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Thursday, March 4, 2021

Remembering Nek Chand

Reading Time: 3 minutes“He will live on in the Rock Garden”

Nek Chand, the creator of Chandigarh’s famous Rock Garden, died at the Post Graduate Institute of Medical Education and Research on 12 June following a cardiac arrest. He was 90 years old.
Suffering from diabetes, hypertension and cancer, Nek Chand had been hospitalised for the previous few days.
The Chandigarh administration declared an official holiday in its offices as a mark of respect to the world-acclaimed architectural genius.

Chand’s body was kept in the Rock Garden for people to pay tribute. Survived by wife Kamla Saini, son Anuj and daughter Neelam, he was cremated on the Saturday following his death.
Prime Minister Narendra Modi lamented his death on Twitter writing, “Nek Chand-ji will always be remembered for his artistic genius and fabulous creation that is cherished by many. May his soul rest in peace.”\

Politicians, artists and people from other fields also mourned Nek Chand’s death.
Haryana Chief Minister Manohar Lal Khattar expressed shock and grief and said Nek Chand would be long remembered for his creative contributions. Punjab Chief Minister Parkash Singh Badal said Chand would be ever remembered for his masterpiece creation, which was an example of his creativity, aesthetics and hard work. Himachal Pradesh Chief Minister Virbhadra Singh said the Rock Garden was a masterpiece and was visited by thousands of people.
Assistant media advisor to Punjab government Vineet Joshi said in recognising the contribution of Nek Chand, who was awarded the Grand Medal of Vermeil from Paris in 1980, and conferred the conferred the Padma Shri award 1984, in giving Chandigarh its identity, the Chandigarh International Airport should be named after him.

Saluting Chand, noted writer-cum-journalist Nirupama Dutt described Rock Garden as an “unplanned creative outburst against the very planned and regimented city of Chandigarh”.
The most exhibited Indian artist ever, with his creations being part of leading cities like Paris, London, New York, Washington and Berlin, Nek Chand also had numerous books in different languages written about him. He had also been offered honorary citizenship in various countries.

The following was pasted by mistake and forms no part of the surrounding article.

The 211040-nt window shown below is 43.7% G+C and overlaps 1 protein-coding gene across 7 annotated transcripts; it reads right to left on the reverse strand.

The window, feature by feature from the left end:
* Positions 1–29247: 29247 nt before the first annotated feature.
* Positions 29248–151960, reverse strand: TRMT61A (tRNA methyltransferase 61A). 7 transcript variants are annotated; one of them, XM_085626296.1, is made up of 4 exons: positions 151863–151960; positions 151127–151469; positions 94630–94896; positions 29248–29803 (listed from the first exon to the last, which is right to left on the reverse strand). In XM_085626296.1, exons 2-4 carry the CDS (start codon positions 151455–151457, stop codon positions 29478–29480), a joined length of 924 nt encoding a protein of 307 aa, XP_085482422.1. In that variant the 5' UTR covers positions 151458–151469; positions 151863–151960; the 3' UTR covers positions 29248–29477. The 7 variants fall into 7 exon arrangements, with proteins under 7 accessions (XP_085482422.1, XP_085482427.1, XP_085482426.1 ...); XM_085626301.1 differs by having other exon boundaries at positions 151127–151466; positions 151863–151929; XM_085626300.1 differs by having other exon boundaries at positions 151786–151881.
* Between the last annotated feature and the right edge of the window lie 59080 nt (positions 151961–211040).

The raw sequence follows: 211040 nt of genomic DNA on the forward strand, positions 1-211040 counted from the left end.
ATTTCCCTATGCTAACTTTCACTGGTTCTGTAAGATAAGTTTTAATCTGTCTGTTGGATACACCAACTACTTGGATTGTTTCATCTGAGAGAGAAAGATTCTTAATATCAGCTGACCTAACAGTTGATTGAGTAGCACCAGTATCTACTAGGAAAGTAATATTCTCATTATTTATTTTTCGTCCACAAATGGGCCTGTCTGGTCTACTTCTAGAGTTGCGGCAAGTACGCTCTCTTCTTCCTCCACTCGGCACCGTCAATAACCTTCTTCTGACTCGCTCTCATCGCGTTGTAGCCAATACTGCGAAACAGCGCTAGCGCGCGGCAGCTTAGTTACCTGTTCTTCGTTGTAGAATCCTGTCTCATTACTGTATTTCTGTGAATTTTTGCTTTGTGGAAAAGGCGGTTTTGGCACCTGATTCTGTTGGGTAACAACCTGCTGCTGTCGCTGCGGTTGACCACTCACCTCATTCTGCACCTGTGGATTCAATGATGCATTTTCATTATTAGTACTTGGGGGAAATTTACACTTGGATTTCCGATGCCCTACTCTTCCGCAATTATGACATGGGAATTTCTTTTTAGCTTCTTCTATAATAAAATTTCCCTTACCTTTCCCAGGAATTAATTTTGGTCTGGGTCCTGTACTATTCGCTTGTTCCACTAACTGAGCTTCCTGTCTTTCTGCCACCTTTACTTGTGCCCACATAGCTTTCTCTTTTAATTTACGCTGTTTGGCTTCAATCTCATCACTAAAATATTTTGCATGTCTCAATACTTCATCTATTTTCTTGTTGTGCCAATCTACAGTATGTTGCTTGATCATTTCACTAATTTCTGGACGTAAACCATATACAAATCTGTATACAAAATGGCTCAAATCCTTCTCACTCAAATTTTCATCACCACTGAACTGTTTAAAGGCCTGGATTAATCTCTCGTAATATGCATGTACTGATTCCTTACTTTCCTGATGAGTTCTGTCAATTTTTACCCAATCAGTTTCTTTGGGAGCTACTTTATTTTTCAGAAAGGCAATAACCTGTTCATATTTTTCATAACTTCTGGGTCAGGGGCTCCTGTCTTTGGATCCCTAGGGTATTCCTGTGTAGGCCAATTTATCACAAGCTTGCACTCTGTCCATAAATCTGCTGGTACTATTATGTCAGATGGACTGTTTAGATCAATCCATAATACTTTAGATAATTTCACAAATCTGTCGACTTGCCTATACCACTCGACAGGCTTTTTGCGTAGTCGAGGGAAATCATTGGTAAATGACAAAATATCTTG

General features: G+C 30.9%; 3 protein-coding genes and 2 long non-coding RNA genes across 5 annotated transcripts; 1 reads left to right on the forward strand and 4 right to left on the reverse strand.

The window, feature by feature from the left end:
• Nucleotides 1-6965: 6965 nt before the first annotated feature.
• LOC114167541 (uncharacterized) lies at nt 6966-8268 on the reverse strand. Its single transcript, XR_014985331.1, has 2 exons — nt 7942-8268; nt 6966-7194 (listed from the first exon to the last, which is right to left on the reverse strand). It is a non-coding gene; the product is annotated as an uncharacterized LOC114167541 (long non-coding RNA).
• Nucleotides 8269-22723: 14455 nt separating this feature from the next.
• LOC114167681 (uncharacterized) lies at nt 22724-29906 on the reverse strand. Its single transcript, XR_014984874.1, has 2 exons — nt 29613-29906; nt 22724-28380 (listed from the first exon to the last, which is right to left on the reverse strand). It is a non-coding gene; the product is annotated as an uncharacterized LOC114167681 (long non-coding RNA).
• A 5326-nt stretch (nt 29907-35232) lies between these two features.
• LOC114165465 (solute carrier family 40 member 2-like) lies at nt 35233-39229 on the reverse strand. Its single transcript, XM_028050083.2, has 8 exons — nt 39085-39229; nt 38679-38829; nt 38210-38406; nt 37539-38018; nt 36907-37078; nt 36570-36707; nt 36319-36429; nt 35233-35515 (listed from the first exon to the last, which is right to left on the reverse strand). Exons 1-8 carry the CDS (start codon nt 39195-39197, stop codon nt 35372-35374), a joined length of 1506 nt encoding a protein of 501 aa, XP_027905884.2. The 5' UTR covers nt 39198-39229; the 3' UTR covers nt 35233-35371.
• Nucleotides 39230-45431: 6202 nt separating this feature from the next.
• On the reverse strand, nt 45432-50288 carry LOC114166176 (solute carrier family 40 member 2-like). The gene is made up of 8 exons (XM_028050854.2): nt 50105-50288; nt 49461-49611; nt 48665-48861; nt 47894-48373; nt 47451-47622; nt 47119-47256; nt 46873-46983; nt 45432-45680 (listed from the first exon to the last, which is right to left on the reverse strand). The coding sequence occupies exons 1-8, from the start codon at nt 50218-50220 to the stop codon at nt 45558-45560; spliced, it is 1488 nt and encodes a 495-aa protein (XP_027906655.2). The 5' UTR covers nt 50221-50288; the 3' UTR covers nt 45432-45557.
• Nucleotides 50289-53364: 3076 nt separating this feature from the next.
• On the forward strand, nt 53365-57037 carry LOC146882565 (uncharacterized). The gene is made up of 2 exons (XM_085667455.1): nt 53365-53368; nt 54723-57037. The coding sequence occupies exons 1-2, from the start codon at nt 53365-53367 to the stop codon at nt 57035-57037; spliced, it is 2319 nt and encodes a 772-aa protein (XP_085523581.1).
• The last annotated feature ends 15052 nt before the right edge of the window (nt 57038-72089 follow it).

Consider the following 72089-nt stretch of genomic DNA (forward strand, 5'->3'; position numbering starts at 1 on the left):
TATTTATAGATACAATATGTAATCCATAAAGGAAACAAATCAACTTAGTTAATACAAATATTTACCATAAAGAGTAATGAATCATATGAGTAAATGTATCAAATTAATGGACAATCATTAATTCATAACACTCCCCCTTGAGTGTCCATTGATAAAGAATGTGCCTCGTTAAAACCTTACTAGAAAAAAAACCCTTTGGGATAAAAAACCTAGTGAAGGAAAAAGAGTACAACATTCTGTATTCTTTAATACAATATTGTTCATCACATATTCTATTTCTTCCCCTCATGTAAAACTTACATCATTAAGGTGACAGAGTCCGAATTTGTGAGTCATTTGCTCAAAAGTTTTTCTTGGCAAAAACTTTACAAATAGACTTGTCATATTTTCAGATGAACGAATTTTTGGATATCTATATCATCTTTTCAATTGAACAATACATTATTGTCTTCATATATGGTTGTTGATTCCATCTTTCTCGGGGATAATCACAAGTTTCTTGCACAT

Born on December 15, 1924, and brought up in a village in Gurdaspur under Shakargarh tehsil (now in Pakistan), he migrated to Chandigarh in 1947.
He was a road inspector in a construction project in Chandigarh in the 1950s and 1960s when the “City Beautiful”, was being designed by French architect Le Corbusier.

Nek Chand, whose fantasy garden was pictured on an Indian postage stamp in 1983, developed the art of creating figures from waste material discarded by people and secretly set up his laboratory in a forested area in north Chandigarh.
Waste material like broken bangles, cutlery, chinaware, electrical fittings like switches, plugs and tube lights, marbles, tiles, household junk, stones, building material waste and other things have found their way into art creations by him.
It was only in the mid-1970s that Nek Chand’s art was recognised and the Rock Garden came into being. It was officially inaugurated in October 1976.

The Rock Garden, located on a sprawling 35-acre campus, can be best described as a “kingdom” which depicts the life and ecology of India, comprising features of both rural and urban settings.
Nek Chand’s son Anuj Saini lit the pyre at the cremation ground on 13 June in the presence of hundreds of mourners.
“He will live on in the Rock Garden,” one of his admirers remarked.
 
With IANS

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